Some companies can keep small-biz contracts under House proposal

Small businesses that have outgrown that status because of a government contract may have some cushioning when the contract is competed again

Small businesses that have outgrown that status because of a government contract could have some cushioning when the contract is competed again under new legislation in the House.

Agencies could still consider the incumbent contractor to be a small business if the company was a small business at the time of a initial contract award, but is no longer small at the time the recompete rolls around and is in danger of reverting to a small business again if it is not awarded the contract, according to the Small Business Fair Competition Act (H.R. 3558).

However, the recompeted contract would have to be for essentially the same goods or services provided under the current contract.

Agencies can get credit toward their various small-business contracting goals for awarding contracts to companies defined as small. Overall, the government as whole often misses its goals.

Rep. Parker Griffith (D-Ala.) introduced the bill Sept. 14. His district in northern Alabama includes the U.S. Army Aviation and Missile Command and the NASA Marshall Space Flight Center. He’s a small-business owner and a member of the House Small Business Committee.

Guy Timberlake, CEO and chief visionary officer of the American Small Business Coalition, said the legislation is troublesome because small businesses would have to compete with incumbents who are no longer small and would have more resources to leverage than the true small businesses.

The bill could create another obstacle for small businesses, he said.

The bill was sent to the House Small Business and the Oversight and Government Reform committees.

About the Author

Matthew Weigelt is a freelance journalist who writes about acquisition and procurement.

Reader Comments

Fri, Oct 16, 2009 Robert Alabama

Matthew; again I say that the focus on the American dream is being tarnished with this legislation. Parker Griffin wants to reward large business for keeping work from small business. That’s what he is saying in a nut shell. If your company graduates from the small business category you are in fact at that point a large business; and this is so because you would have had to reached a certain revenue base for three consecutive years. In some cases where recertification is not required in the contract, a small business turned large business can perform on a contract to the end of the term whether it is five or ten years. When will it end? At any rate, Parker Griffin needs to find another way to reward large business other than at the expense of small business.

Fri, Sep 25, 2009

The article states: "Rep. Parker Griffith (D-Ala.) introduced the bill Sept. 14....He’s a small-business owner and a member of the House Small Business Committee." Why am I not surprised that he is not introducing legislation dealing with conflict of interest? This is what makes America great--arriving in a position of power, then advocating your own parochial interests?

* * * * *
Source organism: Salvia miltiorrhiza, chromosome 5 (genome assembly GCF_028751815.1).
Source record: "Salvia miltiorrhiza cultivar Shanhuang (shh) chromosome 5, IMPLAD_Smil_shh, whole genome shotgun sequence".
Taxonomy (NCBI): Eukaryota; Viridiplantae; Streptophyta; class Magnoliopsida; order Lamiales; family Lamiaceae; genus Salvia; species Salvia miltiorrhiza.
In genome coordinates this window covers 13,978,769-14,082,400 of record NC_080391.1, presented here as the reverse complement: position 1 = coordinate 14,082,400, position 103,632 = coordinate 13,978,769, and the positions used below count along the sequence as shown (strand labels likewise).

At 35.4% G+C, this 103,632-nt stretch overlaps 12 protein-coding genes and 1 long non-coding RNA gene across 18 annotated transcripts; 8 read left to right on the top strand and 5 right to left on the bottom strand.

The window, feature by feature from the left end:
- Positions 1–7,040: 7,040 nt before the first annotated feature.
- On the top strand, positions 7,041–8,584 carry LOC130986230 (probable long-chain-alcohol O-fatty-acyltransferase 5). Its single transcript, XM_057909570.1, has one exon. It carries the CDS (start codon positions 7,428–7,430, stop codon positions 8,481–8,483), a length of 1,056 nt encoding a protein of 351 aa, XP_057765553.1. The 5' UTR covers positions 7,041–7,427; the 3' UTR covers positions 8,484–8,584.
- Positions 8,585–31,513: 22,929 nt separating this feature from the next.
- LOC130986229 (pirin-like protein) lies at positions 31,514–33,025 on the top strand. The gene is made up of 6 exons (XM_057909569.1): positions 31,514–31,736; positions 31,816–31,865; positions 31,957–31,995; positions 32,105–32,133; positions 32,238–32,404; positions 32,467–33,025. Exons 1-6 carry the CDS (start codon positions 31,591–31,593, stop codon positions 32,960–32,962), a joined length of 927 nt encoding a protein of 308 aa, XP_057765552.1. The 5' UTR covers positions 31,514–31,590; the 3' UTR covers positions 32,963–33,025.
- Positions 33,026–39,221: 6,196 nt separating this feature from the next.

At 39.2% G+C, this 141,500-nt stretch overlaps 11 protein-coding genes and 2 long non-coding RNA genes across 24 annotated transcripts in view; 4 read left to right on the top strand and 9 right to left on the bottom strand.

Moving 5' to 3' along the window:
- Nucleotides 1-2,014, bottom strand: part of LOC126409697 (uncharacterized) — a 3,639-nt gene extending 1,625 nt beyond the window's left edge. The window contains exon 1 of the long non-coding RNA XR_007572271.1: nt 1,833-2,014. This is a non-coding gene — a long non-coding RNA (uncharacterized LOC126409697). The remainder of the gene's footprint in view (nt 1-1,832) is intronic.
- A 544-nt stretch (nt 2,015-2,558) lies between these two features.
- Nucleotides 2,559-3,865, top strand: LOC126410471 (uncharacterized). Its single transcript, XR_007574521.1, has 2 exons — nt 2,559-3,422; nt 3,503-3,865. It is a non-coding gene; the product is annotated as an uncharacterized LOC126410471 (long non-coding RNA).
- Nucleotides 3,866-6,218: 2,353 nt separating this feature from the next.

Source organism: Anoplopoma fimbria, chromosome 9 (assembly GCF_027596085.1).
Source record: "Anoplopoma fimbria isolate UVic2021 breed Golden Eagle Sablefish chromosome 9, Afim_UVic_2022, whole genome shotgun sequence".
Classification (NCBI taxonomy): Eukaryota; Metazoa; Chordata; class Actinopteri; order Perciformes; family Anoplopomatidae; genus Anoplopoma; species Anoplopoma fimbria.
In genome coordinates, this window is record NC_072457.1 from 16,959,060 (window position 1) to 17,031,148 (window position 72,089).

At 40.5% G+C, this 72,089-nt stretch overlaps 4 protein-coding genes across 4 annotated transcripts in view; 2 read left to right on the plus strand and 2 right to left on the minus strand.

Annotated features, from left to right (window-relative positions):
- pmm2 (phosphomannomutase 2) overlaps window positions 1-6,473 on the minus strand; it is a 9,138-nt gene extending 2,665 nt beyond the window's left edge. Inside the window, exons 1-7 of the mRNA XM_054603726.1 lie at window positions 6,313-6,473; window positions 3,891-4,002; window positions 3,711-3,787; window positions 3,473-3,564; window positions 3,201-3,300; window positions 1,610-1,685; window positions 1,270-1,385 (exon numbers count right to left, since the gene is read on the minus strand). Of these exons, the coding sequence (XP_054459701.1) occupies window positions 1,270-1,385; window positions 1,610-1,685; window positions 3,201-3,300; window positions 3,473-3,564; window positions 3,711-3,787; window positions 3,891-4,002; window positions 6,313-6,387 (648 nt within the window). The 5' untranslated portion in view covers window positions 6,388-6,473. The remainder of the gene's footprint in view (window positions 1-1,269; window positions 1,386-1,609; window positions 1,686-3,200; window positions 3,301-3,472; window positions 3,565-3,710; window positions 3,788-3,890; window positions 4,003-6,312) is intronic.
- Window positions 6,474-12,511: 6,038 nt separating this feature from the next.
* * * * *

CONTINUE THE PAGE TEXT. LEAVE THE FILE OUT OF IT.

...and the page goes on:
Thu, Sep 24, 2009 Guy Timberlake Columbia, MD

To Sanjah: In response to your question: "Why should a company that could submit a proposal as a small business be treated worse than other companies of the same size but for being the incumbent contractor?" The point you are missing is that the incumbent (according to the FAR) is not a small business at that time. So the actual question you are asking is "Why not let an "other than small business" compete as a small business and take advantage of benefits to which it is no longer entitled?" Right? GT

Mon, Sep 21, 2009 Allen

This bill seems to reward mediocrity. It will allow a business to win a contract and then just sit back and milk that contract for the foreseeable future and put no effort into finding other work and trying to grow. If the business has completed a contract and hasn't found other work to let them continue to grow, then business Darwinism should be allowed to cycle that business back to dust.

Fri, Sep 18, 2009 David

On Thursday, Griffith released a statement in response: "If passed, this bill will put an end to an outdated regulation on small business that punishes our entrepreneurs for their own success. This regulation puts a ceiling on motivation to grow small business, effectively putting a cap on how far our local economies can develop. That is the exact opposite of the American dream. This is a pro-small business bill that supports and promotes our men and women who build success stories from the ground up."

The bill does have some support from the business community. Don Bishop, CEO of Indyne Inc., an information technology provider for government clients, said, "I have a hard time believing small businesses would have a problem with this."

He said as far as he understood the legislation, the bill would give a cushioning effect as small businesses grow from one level to another. "I would have loved to have it when we were starting out," he said.

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